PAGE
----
“Was it because the education ministry wanted to over-represent students from better performing schools and leave out students from low performing schools?
“This 51% participation rate raises many suspicions since Malaysia’s participation rate was 99.3% and 100% in PISA 2009 (151 out of 152 schools participated) and Pisa 2012 respectively,” Ong said.
He also doubted that school principals would have prevented their students from participating in the Pisa 2015 test, unless the ministry had decided not to choose the particular school again despite it being part of the original sample.
“I suspect the education ministry had over-sampled high performing schools in the Pisa 2015 sample and excluded some of the lower performing schools,” Ong said, implying it was to raise the scores in the 2015 report.
He gave the example of one state, Negeri Sembilan, where the 14 schools listed as the Pisa 2015 sample schools comprised secondary-level high performing schools (Sekolah Berprestasi Tinggi), and Fully Residential Schools (Sekolah Berasrama Penuh).
“The average student from these two types of schools will clearly outperform an average student from a regular secondary school.”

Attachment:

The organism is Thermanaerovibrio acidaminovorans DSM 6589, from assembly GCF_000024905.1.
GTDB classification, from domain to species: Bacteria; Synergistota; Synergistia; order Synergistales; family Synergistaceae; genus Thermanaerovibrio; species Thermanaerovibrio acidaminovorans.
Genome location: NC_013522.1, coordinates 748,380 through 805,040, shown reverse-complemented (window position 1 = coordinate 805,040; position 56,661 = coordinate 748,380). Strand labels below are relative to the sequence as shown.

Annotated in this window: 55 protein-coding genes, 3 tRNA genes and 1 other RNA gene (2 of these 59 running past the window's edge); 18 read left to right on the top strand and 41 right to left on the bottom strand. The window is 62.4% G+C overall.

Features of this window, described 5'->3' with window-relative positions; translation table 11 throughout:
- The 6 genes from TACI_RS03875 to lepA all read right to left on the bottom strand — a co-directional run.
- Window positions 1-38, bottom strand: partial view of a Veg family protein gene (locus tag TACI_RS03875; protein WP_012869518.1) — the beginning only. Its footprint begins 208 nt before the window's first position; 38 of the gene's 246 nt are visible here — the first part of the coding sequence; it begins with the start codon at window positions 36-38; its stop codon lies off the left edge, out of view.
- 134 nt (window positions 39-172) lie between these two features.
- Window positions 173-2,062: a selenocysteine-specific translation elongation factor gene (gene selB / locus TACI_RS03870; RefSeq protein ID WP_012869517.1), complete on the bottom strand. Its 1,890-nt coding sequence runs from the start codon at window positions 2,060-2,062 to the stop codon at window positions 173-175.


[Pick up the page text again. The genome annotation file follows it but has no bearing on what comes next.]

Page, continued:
Ong added that the biased sample of schools in favour of high performing schools can also been seen in Pisa 2015’s own data on Malaysia.
“Out of a total sample of 8861 students, 2661 or 30% were from fully residential schools. This is clearly an over sampling of students from fully residential schools since they comprise less than 3% of the 15-year-old cohort in 2015,” he said, adding that it is highly likely that Pisa authorities recognise the education ministry’s attempt to rig the sample size in order to artificially boost its scores.
Ong called for the ministry to explain this distortion of the results and the exclusion of Malaysia from the Pisa 2015 report.
“Education Minister Mahdzir Khalid should explain so that we are not fooled into thinking that all is well and good in our education system as ‘evidenced’ by the latest Pisa scores.”